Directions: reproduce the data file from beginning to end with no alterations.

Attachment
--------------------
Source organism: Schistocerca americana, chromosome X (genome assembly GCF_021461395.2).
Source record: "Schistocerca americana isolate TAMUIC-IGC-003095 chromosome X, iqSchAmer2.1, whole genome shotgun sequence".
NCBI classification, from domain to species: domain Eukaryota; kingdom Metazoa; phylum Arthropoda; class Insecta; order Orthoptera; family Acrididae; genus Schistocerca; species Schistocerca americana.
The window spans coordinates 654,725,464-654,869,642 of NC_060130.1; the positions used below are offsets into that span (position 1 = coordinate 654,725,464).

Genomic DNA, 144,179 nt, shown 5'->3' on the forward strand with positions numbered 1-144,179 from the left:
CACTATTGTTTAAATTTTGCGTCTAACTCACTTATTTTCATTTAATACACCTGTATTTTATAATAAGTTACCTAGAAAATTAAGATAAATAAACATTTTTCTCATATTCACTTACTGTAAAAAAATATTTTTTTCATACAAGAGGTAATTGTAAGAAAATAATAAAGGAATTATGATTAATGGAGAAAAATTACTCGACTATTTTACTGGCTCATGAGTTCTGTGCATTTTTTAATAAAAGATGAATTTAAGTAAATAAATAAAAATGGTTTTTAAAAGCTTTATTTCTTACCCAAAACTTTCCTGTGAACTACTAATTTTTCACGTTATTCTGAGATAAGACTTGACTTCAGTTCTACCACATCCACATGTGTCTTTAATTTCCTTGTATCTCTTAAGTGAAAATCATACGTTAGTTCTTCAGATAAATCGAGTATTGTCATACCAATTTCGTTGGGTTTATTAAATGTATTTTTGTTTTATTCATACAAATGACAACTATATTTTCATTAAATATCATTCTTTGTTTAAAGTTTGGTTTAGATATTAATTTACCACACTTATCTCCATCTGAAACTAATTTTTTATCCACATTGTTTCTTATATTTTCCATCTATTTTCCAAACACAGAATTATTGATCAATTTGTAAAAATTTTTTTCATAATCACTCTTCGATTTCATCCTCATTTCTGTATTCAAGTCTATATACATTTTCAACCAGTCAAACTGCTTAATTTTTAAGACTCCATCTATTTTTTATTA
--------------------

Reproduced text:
Source organism: Schistocerca americana, chromosome X (genome assembly GCF_021461395.2).
Source record: "Schistocerca americana isolate TAMUIC-IGC-003095 chromosome X, iqSchAmer2.1, whole genome shotgun sequence".
NCBI classification, from domain to species: domain Eukaryota; kingdom Metazoa; phylum Arthropoda; class Insecta; order Orthoptera; family Acrididae; genus Schistocerca; species Schistocerca americana.
The window spans coordinates 654,725,464-654,869,642 of NC_060130.1; the positions used below are offsets into that span (position 1 = coordinate 654,725,464).

Genomic DNA, 144,179 nt, shown 5'->3' on the forward strand with positions numbered 1-144,179 from the left:
CACTATTGTTTAAATTTTGCGTCTAACTCACTTATTTTCATTTAATACACCTGTATTTTATAATAAGTTACCTAGAAAATTAAGATAAATAAACATTTTTCTCATATTCACTTACTGTAAAAAAATATTTTTTTCATACAAGAGGTAATTGTAAGAAAATAATAAAGGAATTATGATTAATGGAGAAAAATTACTCGACTATTTTACTGGCTCATGAGTTCTGTGCATTTTTTAATAAAAGATGAATTTAAGTAAATAAATAAAAATGGTTTTTAAAAGCTTTATTTCTTACCCAAAACTTTCCTGTGAACTACTAATTTTTCACGTTATTCTGAGATAAGACTTGACTTCAGTTCTACCACATCCACATGTGTCTTTAATTTCCTTGTATCTCTTAAGTGAAAATCATACGTTAGTTCTTCAGATAAATCGAGTATTGTCATACCAATTTCGTTGGGTTTATTAAATGTATTTTTGTTTTATTCATACAAATGACAACTATATTTTCATTAAATATCATTCTTTGTTTAAAGTTTGGTTTAGATATTAATTTACCACACTTATCTCCATCTGAAACTAATTTTTTATCCACATTGTTTCTTATATTTTCCATCTATTTTCCAAACACAGAATTATTGATCAATTTGTAAAAATTTTTTTCATAATCACTCTTCGATTTCATCCTCATTTCTGTATTCAAGTCTATATACATTTTCAACCAGTCAAACTGCTTAATTTTTAAGACTCCATCTATTTTTTATTA